Bridget Jones star Sarah Solemani says women need more protection in auditions

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Amy Swales

Sarah Solemani has called for discussion on what female actors can be allowed to be asked to do in auditions, after revealing a series of disturbing experiences in the TV and film industry.

As the Harvey Weinstein allegations continue to make waves across Hollywood and prompt discussion on sexual assault and harassment in society in general, Solemani has written a piece for The Guardian, in which she recalls being asked to undress in a director’s home.

The unnamed man, in his 50s at the time while Solemani was aged 19, invited the actor to dinner at his home, before asking her to ‘prove’ how comfortable she was with nude scenes by getting undressed there and then.

She recalls that she ended up telling him, “I’ve got a little bit of period left” and was left “feeling responsible” for the resulting uncomfortable atmosphere and apologising.

“I did that thing women do, when the shame of an inappropriate proposition gets dumped on our doorstep and we feel compelled to clear the steaming mess up. Don’t feel embarrassed! I said. I don’t care! I’m a free spirit! I’m sorry I’ve got a bit of period left! […] It was a decade before it occurred to me what an abuse of power this had been.”

And the writer-actor – star of Him & Her, Bridget Jones’s Baby and Bad Education – says the toxic culture begins in the audition room, “often with a female casting director supervising.”

She writes: “If an actress’s heart doesn’t sink at the words, ‘There’s no script, this audition is going to be improvised’, it will thud into her guts upon hearing, ‘And this is Adam, he’s playing your boyfriend, Simeon.’ [...]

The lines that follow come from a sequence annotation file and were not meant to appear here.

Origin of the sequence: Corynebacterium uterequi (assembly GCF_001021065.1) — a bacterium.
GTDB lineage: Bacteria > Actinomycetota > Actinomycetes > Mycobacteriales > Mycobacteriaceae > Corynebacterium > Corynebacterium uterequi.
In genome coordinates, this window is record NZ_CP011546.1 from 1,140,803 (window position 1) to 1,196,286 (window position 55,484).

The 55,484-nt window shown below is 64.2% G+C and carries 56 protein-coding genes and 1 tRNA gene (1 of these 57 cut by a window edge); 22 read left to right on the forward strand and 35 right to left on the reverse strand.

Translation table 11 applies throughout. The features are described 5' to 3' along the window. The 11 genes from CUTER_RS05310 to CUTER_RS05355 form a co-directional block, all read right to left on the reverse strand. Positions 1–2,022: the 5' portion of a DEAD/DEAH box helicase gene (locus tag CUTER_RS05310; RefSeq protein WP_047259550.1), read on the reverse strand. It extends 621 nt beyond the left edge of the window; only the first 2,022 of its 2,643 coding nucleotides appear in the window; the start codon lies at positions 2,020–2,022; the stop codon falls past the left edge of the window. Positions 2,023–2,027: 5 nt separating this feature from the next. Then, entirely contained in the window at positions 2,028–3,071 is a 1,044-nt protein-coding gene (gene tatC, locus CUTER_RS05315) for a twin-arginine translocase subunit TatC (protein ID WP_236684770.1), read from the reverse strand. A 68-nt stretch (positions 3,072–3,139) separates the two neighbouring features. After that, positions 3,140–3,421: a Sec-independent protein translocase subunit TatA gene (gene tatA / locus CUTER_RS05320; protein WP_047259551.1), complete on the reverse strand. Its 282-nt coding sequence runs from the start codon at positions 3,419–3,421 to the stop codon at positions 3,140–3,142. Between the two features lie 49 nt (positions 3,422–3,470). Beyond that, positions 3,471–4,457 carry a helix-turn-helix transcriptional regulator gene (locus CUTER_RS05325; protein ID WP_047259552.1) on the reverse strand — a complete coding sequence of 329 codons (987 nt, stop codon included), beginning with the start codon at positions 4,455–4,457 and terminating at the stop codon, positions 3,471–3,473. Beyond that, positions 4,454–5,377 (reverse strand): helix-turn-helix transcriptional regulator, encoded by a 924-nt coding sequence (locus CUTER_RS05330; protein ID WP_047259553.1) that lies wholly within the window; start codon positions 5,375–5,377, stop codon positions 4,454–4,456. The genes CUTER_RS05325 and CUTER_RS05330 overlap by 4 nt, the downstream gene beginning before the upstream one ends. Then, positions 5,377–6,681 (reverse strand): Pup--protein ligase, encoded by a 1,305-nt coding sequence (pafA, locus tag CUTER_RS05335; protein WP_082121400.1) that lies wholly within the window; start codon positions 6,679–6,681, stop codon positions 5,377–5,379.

“For the next hour he can do pretty much whatever he likes, because this is a test to see how relaxed and spontaneous you are, how free – which in acting, for women, means how little you flinch when a stranger runs his hands over your body.”

Solemani continues: “I spent a lot of the Nineties rolling around west London flats with men I had just been introduced to, who could have picked any scenario in the world to re-enact, but picked the convenient one that we were having relationship issues, and needed to sort them out by spooning on a futon.

“I wouldn’t think twice when grown men filmed me, and never contacted me about the project again.”

Solemani goes on to say that the industry needs a “consensus on what constitutes professionally unacceptable conduct” in castings and meetings.

“Equity could push for there to be no kissing or sex scenes in auditions, and protection for actresses when they are asked to meet for parts.”

Calling for the Weinstein allegations to signal an industry-wide change, from giving women a seat in writing rooms more often to channels commissioning women-led projects, Solemani says she believes TV and film is at a “crossroads”.

Producer Weinstein has been accused of rape, sexual assault and harassment by several women, and is facing police investigations in LA, New York and London.

Read Solemani’s article in full here.

Image: Rex Features


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Amy Swales

Amy Swales is a freelance writer who likes to eat, drink and talk about her dog. She will continue to plunder her own life and the lives of her loved ones for material in the name of comedy, catharsis and getting pictures of her dog on the internet.

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